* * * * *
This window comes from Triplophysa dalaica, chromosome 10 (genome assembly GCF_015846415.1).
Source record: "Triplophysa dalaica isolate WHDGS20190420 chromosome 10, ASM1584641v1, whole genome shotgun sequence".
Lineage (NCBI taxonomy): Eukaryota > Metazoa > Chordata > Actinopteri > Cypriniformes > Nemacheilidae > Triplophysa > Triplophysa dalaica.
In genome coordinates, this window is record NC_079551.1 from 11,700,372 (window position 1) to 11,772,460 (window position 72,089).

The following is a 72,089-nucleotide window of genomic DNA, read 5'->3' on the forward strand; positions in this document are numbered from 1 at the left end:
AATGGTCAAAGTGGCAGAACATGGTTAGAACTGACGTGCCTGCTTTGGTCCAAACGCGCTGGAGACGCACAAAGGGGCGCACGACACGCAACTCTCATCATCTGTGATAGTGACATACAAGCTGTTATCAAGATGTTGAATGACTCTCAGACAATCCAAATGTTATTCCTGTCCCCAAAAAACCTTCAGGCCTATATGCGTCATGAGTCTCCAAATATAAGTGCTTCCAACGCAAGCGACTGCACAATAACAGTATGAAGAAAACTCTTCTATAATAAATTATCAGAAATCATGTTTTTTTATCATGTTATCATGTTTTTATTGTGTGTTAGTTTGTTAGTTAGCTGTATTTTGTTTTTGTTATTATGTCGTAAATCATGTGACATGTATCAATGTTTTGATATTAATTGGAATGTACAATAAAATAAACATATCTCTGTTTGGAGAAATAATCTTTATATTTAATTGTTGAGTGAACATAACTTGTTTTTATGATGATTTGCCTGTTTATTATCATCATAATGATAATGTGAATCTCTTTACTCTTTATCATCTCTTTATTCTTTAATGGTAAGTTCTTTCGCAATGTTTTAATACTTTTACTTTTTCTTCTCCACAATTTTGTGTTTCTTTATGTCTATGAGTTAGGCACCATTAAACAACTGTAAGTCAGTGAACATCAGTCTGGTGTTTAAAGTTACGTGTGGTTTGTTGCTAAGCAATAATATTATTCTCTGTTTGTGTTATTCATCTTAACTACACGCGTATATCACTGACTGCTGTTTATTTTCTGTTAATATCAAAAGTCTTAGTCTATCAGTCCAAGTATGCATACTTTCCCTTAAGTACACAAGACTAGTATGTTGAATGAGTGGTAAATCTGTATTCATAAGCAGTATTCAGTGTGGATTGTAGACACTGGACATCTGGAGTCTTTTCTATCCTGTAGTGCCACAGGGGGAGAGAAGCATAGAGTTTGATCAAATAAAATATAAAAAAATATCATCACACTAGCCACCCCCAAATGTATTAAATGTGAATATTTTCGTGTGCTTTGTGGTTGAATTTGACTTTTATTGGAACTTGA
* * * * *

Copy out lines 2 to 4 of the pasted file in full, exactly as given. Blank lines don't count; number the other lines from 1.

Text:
Source record: "Triplophysa dalaica isolate WHDGS20190420 chromosome 10, ASM1584641v1, whole genome shotgun sequence".
Lineage (NCBI taxonomy): Eukaryota > Metazoa > Chordata > Actinopteri > Cypriniformes > Nemacheilidae > Triplophysa > Triplophysa dalaica.
In genome coordinates, this window is record NC_079551.1 from 11,700,372 (window position 1) to 11,772,460 (window position 72,089).